“Faith-based” movies are in the toddler stage. Hollywood only began to realize there was a large audience for such films when The Passion of the Christ sold massive numbers of tickets to churchgoers in 2004. But it wasn’t until Fireproof, a low-budget indie written and directed by a Baptist minister, made almost $40 million in 2008 that faith-based movies became a recognizable box office phenomenon.
They’re still learning to walk. Almost every faith-based film released has been criticized for ringing false, for being more concerned with being inoffensive than with creating something real. And there’s more than a little truth in the criticism.
We knew our film was different—it has a grittiness that is unfamiliar in religious movies—so we didn’t expect to win any awards. We just hoped to find out how movie-goers would respond. And we were overjoyed when Over-the-Rhine’s premiere audience cheered as the end credits rolled last Friday night. During the follow-up discussion, one viewer proclaimed it the best film at the festival, and loud applause followed. The reason, audience members agreed, was that it felt real.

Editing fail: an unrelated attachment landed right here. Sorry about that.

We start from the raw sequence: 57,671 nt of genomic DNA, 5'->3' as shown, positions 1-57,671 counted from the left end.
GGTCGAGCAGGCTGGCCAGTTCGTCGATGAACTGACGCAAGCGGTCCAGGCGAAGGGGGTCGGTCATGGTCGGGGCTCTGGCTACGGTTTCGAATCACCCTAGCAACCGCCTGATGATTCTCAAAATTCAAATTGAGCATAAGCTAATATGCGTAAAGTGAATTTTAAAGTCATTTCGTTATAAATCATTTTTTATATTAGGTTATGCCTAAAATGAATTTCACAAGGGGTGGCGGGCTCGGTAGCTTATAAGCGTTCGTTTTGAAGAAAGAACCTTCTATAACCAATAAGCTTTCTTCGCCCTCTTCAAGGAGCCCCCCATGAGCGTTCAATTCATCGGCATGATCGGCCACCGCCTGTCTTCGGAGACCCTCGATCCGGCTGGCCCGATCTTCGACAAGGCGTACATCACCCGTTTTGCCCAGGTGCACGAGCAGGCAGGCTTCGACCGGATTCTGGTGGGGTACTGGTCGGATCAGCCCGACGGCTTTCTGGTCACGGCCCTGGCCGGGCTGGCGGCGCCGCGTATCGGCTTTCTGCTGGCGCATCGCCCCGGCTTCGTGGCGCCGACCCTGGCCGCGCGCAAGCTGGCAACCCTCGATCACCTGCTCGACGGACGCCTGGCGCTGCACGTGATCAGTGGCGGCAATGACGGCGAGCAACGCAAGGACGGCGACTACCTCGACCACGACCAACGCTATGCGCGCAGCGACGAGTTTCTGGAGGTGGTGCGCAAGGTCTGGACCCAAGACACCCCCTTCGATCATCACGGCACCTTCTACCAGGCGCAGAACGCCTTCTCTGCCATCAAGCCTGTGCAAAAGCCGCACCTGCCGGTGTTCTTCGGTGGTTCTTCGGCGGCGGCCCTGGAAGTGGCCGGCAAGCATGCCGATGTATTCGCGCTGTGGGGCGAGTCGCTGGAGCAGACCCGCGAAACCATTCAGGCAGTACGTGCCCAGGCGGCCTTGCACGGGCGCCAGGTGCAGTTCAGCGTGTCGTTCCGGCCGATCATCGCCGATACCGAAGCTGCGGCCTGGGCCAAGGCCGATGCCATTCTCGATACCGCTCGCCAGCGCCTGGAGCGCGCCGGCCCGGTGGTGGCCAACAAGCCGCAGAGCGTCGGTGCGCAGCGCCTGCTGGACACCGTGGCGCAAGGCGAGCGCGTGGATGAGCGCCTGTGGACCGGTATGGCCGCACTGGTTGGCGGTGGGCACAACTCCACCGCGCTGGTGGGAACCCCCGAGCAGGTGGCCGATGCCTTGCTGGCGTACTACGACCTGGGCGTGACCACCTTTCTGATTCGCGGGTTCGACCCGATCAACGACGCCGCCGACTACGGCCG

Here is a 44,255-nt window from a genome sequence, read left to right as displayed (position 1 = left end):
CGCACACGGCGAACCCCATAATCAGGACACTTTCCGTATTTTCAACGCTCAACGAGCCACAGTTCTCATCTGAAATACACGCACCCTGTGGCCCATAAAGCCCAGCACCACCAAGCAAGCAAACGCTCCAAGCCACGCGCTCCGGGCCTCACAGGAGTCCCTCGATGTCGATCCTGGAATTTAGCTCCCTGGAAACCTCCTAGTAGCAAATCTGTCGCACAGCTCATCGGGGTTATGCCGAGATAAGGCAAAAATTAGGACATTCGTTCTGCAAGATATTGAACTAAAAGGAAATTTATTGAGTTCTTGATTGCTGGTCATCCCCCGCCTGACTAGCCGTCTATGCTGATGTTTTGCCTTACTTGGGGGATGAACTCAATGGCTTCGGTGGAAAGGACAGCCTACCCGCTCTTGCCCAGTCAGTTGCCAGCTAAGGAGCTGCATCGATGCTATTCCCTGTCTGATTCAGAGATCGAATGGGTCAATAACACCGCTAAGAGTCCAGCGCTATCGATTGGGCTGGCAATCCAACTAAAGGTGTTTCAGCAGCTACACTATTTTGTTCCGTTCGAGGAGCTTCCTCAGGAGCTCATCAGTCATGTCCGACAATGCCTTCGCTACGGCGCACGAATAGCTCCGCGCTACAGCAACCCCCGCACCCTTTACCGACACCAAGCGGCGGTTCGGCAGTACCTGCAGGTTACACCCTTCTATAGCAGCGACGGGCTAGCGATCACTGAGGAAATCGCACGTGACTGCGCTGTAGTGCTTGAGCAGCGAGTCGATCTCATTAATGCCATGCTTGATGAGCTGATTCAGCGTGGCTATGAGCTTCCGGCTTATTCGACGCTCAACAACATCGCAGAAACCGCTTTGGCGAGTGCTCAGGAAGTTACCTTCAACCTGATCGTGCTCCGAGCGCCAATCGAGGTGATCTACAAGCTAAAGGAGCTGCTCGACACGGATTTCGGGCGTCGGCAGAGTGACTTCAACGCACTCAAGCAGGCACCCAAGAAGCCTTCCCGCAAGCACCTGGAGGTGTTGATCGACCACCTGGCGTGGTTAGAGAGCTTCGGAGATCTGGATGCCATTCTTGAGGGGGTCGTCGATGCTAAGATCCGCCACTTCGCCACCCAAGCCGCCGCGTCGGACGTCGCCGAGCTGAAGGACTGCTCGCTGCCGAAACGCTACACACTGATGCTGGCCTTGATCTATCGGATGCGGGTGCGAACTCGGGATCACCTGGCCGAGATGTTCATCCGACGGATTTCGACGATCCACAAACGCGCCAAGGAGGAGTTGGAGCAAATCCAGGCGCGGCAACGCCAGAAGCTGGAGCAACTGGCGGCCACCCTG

To be honest, I was disappointed when we received an Honorable Mention at the awards ceremony. I’d begun to hope our efforts at pushing faith-based movies to the next stage would suddenly be officially embraced (we were nominated for multiple awards). But something far more significant happened the next morning.
My wife and I were climbing into the airport shuttle when a young woman in the back seat shouted, “You made Over-the-Rhine!” “Yes,” I admitted. Then Casey, a student filmmaker who’d just received her masters degree from the New York Film Academy, said, “Your film was so different from all the others. It’s the kind of movie I want to make!”
We encouraged her. And she encouraged us. I silently thanked God all the way to the airport. Casey’s words, and a good stiff cup of dark roast, made my spirits soar. But God had one more meet-and-greet lined up.
Just as we were boarding our plane, a young filmmaker fresh out of film school in Chicago said, “You made Over-the-Rhine!” “Yes,” I replied. “I cried three times,” he confessed. “It was so beautiful and so real. That’s the kind of movie I want to make!”
I have met the next generation of faith-based filmmakers. And trust me, they won’t be toddling.
They’ll be running.